Let’s first look at a short list of reasons for eliminating gluten, then look at why symptoms may become worse when starting a gluten free diet.
Reasons To Eliminate Gluten from your Diet
Here are some of the reasons people start a gluten free diet:
- Gluten allergy
- Diagnosed celiac
- Suspect gluten may be making them ill
- Autism – gluten free diet may help
- Get more energy
What if Gluten Free Diet Makes Symptoms Worse?
Some people find that when they start on a gluten free diet, their symptoms get worse.
How can this be?
There are two points to consider.
First, a gluten allergy has the odd effect of making you a gluten addict. Although gluten is making you sick, your body craves more of it. This is not so different from any other addiction, when you think about it.
Like any addiction, you have to break the gluten cycle – cut it out, go through the withdrawal symptoms, and ride it through until you feel better.
Release of Toxins and Parasites
Gluten causes severe damage to the intestine of celiacs. Because of the damage, toxins and parasites that normally get flushed through the gut, can get trapped in the gut lining.
When you cut gluten from your diet, your gut starts to heal. This releases the parasites and toxins, causing you to feel worse.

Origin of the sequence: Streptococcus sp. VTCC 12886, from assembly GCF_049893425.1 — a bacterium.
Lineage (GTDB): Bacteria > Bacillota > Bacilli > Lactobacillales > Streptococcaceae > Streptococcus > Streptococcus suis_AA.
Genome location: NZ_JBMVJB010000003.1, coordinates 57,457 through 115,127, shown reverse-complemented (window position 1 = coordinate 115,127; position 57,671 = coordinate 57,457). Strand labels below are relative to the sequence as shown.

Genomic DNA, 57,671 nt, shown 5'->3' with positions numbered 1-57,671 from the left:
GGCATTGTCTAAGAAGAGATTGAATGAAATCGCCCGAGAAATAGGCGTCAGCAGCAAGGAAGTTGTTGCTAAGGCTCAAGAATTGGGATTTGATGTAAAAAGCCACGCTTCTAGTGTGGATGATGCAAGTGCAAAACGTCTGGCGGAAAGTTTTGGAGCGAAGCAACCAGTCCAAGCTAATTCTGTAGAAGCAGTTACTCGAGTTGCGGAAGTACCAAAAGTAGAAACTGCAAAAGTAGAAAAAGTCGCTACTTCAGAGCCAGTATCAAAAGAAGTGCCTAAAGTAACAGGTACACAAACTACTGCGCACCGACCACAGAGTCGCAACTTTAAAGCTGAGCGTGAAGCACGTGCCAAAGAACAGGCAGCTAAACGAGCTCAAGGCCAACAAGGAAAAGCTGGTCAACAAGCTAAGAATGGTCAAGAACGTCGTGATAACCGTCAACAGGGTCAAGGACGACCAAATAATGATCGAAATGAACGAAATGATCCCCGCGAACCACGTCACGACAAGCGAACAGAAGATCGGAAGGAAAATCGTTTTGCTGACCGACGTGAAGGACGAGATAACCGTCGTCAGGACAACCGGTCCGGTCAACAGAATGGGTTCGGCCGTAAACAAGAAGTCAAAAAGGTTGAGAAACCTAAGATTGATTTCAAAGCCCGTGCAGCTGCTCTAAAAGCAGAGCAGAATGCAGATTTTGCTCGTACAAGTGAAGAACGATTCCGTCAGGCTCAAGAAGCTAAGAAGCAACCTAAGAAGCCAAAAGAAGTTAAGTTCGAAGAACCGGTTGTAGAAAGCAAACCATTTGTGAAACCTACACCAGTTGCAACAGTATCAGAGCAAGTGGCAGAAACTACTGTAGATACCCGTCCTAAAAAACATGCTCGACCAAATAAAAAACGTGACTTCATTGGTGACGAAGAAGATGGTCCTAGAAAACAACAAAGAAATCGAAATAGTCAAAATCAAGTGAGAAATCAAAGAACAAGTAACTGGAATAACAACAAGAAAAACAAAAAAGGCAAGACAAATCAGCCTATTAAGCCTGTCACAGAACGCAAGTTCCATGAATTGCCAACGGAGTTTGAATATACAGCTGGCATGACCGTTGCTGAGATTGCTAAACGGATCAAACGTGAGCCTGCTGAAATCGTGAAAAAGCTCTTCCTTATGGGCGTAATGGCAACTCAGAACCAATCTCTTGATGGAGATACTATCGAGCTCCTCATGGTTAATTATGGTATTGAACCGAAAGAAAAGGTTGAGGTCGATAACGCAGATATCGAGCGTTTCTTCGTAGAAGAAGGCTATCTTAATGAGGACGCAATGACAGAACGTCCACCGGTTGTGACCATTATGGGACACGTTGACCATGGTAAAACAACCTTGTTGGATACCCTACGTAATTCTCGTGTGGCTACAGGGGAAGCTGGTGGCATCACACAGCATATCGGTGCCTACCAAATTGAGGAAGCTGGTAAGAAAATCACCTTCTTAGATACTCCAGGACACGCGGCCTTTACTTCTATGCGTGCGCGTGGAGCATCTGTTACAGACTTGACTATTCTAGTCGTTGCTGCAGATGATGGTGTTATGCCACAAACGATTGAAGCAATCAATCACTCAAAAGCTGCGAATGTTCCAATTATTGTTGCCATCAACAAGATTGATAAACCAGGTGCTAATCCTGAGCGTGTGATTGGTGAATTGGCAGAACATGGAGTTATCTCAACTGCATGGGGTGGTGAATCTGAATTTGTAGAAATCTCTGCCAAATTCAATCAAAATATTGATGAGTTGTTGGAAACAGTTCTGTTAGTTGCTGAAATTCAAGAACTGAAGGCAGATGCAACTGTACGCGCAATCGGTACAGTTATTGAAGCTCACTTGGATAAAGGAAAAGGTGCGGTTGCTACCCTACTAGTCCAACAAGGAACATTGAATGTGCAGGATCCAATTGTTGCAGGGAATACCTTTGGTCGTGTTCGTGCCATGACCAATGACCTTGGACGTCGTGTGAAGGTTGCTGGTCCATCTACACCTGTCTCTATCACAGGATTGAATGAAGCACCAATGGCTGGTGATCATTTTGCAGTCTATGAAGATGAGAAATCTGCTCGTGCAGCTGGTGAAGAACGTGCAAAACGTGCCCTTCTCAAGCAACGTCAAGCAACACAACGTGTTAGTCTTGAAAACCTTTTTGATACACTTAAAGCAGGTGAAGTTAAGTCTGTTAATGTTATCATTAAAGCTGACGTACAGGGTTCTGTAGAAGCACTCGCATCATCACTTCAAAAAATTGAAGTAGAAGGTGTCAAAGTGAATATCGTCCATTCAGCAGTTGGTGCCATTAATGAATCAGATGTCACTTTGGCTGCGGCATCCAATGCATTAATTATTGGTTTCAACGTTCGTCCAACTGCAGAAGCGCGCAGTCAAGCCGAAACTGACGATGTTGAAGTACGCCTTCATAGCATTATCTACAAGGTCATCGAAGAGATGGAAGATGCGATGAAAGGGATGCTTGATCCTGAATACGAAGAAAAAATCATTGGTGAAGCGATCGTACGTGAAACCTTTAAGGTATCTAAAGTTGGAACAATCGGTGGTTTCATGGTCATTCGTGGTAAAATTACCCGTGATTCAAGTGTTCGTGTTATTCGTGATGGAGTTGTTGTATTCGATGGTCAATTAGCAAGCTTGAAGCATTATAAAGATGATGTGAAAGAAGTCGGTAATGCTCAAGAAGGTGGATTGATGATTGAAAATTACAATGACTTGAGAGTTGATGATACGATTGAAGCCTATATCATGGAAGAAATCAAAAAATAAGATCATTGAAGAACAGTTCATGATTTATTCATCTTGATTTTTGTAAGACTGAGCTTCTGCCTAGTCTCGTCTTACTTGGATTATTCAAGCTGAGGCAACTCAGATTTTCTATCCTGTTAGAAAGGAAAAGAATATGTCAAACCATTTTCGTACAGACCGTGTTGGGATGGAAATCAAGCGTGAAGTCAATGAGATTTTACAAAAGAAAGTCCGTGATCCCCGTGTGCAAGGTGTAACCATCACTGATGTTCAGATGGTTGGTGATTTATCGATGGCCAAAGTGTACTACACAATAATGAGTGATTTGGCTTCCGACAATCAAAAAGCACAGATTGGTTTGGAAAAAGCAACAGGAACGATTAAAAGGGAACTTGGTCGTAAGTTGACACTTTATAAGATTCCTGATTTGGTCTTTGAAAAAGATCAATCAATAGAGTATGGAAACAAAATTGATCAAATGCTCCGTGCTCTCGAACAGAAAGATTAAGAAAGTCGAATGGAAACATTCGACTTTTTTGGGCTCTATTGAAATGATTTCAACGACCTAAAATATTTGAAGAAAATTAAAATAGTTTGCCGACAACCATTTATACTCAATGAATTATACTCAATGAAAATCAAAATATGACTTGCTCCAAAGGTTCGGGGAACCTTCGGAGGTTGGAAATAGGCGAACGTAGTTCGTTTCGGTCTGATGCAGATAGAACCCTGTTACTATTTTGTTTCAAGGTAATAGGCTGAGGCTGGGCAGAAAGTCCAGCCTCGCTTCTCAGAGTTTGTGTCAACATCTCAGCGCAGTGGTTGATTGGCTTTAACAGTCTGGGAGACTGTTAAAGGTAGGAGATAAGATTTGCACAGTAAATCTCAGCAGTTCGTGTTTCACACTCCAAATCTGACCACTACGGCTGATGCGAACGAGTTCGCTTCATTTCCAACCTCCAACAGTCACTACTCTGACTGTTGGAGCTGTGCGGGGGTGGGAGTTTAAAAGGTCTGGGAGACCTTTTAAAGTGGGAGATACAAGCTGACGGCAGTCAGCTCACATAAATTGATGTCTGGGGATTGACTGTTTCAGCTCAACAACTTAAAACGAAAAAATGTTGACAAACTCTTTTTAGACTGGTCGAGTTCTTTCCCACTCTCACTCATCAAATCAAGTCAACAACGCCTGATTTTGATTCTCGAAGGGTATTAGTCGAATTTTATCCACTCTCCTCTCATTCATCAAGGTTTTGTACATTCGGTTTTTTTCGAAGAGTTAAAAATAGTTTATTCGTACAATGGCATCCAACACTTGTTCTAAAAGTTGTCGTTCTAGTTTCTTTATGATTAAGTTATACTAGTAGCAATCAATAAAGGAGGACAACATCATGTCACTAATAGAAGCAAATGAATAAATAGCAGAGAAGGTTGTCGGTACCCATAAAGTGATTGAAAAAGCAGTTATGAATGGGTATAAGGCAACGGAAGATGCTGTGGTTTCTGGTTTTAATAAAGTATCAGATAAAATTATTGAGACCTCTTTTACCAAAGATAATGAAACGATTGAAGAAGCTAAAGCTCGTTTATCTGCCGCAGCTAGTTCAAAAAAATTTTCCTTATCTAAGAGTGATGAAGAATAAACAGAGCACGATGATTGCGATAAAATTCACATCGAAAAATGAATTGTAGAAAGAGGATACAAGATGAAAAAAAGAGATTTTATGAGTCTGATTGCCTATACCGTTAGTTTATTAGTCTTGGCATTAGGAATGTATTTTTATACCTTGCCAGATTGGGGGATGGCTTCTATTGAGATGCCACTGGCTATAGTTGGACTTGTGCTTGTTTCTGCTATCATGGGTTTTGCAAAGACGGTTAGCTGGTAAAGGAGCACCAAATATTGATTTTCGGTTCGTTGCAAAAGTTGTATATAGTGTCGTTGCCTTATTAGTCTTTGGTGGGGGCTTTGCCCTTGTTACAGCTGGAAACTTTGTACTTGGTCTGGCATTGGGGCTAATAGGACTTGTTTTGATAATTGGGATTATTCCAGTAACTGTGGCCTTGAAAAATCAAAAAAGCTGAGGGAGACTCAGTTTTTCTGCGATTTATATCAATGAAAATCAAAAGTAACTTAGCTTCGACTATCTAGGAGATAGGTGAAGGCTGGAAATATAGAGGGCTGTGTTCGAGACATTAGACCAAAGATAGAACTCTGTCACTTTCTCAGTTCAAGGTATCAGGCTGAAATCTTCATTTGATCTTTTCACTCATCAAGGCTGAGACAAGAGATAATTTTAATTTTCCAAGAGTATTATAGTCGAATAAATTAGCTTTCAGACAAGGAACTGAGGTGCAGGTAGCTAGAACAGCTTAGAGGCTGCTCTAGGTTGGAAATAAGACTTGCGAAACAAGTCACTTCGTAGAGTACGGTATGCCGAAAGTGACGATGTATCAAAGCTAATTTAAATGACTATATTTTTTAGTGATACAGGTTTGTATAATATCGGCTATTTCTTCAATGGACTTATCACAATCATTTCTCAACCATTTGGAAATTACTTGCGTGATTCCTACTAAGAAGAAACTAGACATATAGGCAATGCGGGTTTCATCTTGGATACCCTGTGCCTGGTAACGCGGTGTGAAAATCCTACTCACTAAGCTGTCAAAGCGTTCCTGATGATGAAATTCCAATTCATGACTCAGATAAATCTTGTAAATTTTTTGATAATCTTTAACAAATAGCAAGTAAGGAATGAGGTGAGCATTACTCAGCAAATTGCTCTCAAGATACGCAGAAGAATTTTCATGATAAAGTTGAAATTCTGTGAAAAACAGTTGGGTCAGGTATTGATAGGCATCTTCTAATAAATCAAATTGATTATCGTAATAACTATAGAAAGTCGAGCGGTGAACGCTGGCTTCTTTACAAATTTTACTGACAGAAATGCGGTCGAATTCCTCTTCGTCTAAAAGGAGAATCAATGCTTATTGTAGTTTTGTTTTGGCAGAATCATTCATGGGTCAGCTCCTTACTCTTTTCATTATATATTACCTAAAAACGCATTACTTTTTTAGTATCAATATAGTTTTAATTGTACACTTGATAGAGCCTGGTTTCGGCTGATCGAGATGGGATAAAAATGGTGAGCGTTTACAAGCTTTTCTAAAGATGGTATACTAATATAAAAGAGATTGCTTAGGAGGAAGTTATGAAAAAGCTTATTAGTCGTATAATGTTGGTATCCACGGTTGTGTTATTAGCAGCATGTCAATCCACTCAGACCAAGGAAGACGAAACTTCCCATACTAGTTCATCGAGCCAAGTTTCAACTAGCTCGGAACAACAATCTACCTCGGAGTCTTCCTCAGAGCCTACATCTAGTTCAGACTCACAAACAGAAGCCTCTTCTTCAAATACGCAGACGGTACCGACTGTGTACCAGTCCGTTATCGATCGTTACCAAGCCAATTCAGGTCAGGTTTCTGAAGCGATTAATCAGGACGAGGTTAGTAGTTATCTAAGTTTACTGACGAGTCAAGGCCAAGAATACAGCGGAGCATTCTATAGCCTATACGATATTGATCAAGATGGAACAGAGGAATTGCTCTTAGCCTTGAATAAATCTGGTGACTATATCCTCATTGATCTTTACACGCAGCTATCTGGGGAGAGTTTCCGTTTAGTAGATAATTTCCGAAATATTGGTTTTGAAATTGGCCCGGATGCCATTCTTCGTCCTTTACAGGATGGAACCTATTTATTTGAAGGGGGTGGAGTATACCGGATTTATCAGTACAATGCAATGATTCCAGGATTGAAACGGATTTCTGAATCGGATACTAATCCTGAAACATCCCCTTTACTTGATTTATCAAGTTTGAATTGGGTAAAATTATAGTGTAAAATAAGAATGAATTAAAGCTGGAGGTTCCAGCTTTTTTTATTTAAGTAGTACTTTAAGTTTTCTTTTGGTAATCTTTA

This is a passing phase. Over time your body adjusts, the toxins and parasites are flushed, the gut is healed, and you will feel better than ever.
It is well worth discussing the possibility of parasites with a doctor (a doctor that understands the often under-diagnosed role parasites play in many people’s health), and treating the parasite problem directly.
A gluten free diet is highly beneficial to many people, and a must for celiacs and those with a gluten allergy.
Although some people feel worse at first, over time your body will heal and you’ll feel better than ever.
If cutting gluten makes you feel worse at first, you’re probably on the right track.
Stick to your gluten free diet for at least 2 months before deciding if it works for you or not.
Ignore the above paragraph if you know you are celiac or have a gluten allergy. In these cases, you must make a life-long commitment to diligently following a gluten free diet, or suffer severe health problems.